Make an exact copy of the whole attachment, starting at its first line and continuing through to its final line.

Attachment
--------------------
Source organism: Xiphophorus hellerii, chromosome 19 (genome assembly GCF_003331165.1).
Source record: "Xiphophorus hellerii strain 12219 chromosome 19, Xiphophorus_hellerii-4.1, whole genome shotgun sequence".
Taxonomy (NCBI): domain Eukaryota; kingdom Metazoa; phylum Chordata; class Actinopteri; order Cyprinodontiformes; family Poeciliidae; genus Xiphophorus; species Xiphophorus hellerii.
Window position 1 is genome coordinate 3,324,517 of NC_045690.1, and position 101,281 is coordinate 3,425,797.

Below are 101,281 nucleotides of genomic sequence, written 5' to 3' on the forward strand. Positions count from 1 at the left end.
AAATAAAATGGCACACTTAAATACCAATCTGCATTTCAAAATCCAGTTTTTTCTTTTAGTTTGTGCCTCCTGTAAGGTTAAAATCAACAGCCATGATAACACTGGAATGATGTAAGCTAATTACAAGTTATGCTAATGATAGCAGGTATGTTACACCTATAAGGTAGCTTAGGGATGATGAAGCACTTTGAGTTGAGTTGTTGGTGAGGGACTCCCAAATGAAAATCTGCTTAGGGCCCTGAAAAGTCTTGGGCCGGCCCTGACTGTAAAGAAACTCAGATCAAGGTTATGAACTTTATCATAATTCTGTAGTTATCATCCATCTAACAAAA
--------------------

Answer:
Source organism: Xiphophorus hellerii, chromosome 19 (genome assembly GCF_003331165.1).
Source record: "Xiphophorus hellerii strain 12219 chromosome 19, Xiphophorus_hellerii-4.1, whole genome shotgun sequence".
Taxonomy (NCBI): domain Eukaryota; kingdom Metazoa; phylum Chordata; class Actinopteri; order Cyprinodontiformes; family Poeciliidae; genus Xiphophorus; species Xiphophorus hellerii.
Window position 1 is genome coordinate 3,324,517 of NC_045690.1, and position 101,281 is coordinate 3,425,797.

Below are 101,281 nucleotides of genomic sequence, written 5' to 3' on the forward strand. Positions count from 1 at the left end.
AAATAAAATGGCACACTTAAATACCAATCTGCATTTCAAAATCCAGTTTTTTCTTTTAGTTTGTGCCTCCTGTAAGGTTAAAATCAACAGCCATGATAACACTGGAATGATGTAAGCTAATTACAAGTTATGCTAATGATAGCAGGTATGTTACACCTATAAGGTAGCTTAGGGATGATGAAGCACTTTGAGTTGAGTTGTTGGTGAGGGACTCCCAAATGAAAATCTGCTTAGGGCCCTGAAAAGTCTTGGGCCGGCCCTGACTGTAAAGAAACTCAGATCAAGGTTATGAACTTTATCATAATTCTGTAGTTATCATCCATCTAACAAAA